The optimal time to give the influenza vaccine is from early October to mid November. This timing allows for adequate immunity to develop before the peak influenza season of late December through March.(2) However, a recent CDC policy recommends immunizing populations at high risk for influenza complications during September and October. This recommendation was made because of the short supply of the influenza vaccine.(9)

There are several contraindications to the influenza vaccine. Patients with a known anaphylactic hypersensitivity reaction to eggs should not be vaccinated. Patients with an acute febrile illness should not receive the vaccine until their symptoms have resolved. In addition, patients with previous reactions, including anaphylaxis, to the influenza vaccine should not be vaccinated.(2)

Most vaccine side effects involve local reactions, such as soreness at the injection site, that may last up to two days. More serious reactions occur less frequently, and anaphylactic reactions are rare. The 1976 swine flu vaccine was associated with an increased frequency of Guillain-Barre syndrome. A recent study(10) showed that the risk of Guillain-Barre syndrome was 1.7 times higher in the six weeks following the administration of the influenza vaccine in 1992 and 1993. This risk level translates into less than one extra case of Guillain-Barre syndrome per 1 million vaccinated persons.


Two categories of antiviral medications, ion channel activity blockers and neuraminidase inhibitors, are currently available in the United States for use against influenza. The ion channel activity blockers, amantadine (Symmetrel) and rimantadine (Flumadine), appeared on the market before the neuraminidase inhibitors zanamivir (Relenza) and oseltamivir (Tamiflu).

Amantadine and rimantadine are currently approved by the U.S. Food and Drug Administration (FDA) for the prophylaxis and treatment of influenza A in adults (Table 2).(2,11,12) These medications are active against influenza A viruses but not against influenza B viruses.(2) The medications inhibit the uncoating of influenza A viruses by blocking the ion channel activity of the viral M2 protein.(13)


Influenza Medications

Influenza Treatment or

Agent type prophylaxis

Amantadine (Symmetrel) A Both

Rimantadine (Flumadine) A Both

Zanamivir (Relenza) A and B Treatment

Oseltamivir (Tamiflu) A and B Both

Dosage in nursing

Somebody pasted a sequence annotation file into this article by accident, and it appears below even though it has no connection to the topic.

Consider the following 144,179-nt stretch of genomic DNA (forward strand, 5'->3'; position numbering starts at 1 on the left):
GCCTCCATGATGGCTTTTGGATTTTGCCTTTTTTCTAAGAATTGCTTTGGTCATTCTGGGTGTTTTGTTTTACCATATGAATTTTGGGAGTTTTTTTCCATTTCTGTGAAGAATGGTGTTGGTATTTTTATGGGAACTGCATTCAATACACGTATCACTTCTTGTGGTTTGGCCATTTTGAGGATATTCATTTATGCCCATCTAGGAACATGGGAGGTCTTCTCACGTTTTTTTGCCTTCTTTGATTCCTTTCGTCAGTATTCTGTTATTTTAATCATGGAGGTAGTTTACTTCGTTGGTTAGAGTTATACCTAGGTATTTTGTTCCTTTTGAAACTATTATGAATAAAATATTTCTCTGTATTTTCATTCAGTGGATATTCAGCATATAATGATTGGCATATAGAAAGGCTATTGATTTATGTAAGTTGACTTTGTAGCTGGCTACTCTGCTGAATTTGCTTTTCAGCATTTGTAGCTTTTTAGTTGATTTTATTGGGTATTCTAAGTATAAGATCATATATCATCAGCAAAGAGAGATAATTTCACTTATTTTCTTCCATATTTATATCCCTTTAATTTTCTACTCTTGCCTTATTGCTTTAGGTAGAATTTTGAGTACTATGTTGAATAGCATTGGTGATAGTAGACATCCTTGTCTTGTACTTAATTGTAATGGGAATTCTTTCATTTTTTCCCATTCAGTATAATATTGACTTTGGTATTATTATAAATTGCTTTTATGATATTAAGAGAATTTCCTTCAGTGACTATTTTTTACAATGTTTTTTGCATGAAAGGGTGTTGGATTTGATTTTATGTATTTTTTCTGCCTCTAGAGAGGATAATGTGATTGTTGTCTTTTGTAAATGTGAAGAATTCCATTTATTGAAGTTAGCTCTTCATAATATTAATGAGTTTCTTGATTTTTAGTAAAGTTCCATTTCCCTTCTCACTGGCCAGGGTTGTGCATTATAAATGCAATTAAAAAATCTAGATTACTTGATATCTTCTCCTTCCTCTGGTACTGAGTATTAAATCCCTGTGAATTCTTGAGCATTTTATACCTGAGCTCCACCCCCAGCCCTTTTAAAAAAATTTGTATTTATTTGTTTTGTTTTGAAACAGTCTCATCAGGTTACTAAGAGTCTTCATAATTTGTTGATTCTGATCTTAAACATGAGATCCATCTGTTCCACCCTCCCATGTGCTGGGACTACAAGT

Agent home residents[*]

Amantadine (Symmetrel) 100 mg per day (Pro and Tx)

Rimantadine (Flumadine) 100 mg per day (Pro and Tx)

Zanamivir (Relenza) 10 mg twice per day (Tx only)

Oseltamivir (Tamiflu) 75 mg twice per day (Pro and Tx)[double dagger]

Agent Duration of therapy Cost[dagger]

Amantadine (Symmetrel) Until 24 to 48 hours after $2.00

symptom resolution

Rimantadine (Flumadine) Until 24 to 48 hours after 10.00

symptom resolution

Zanamivir (Relenza) Five days 48.00

Oseltamivir (Tamiflu) Five days 60.00

Pro = prophylaxis; Tx = treatment.

[*]–Dosage is usually 200 mg per day for amantadine and rimantadine for

prophylaxis and treatment unless the patient is older than 65 years

or has significant renal impairment.

[dagger]–Based on five-day course of therapy at regular dosage level,

rounded to the nearest dollar. Estimated cost to the pharmacist based

on average wholesale prices in Red book. Montvale, N.J.: Medical

Economics Data, 2001. Cost to the patient will be higher, depending

on prescription filling fee.

[double dagger]–In patients with impaired renal function,

75 mg per day.

Information from references 2, 11, and 12.

When used in the treatment of influenza A, amantadine and rimantadine can reduce the duration of uncomplicated influenza A illness. However, these drugs must be administered within two days of the start of the illness to be effective.(13) Treatment should continue until 24 to 48 hours after the symptoms disappear. Because of renal clearance, the daily dosage of amantadine and rimantadine in persons older than 65 years should not exceed 100 mg per day for treatment or prophylaxis.(2)

Chronically ill and elderly persons have a higher incidence of side effects while taking amantadine and rimantadine. Both medications can cause gastrointestinal effects such as anorexia and nausea. However, amantadine has significantly more side effects relating to the central nervous system than rimantadine, including confusion, anxiety, insomnia, hallucinations, and falls in nursing home residents(4,14) [Reference 14: Evidence level B, clinical cohort study]. Amantadine also has significantly higher discontinuation rates (up to 17 percent).(14) Because of this higher incidence of adverse effects and higher discontinuation rates, rimantadine should be the drug of choice in the prophylaxis and treatment of influenza A in nursing home residents.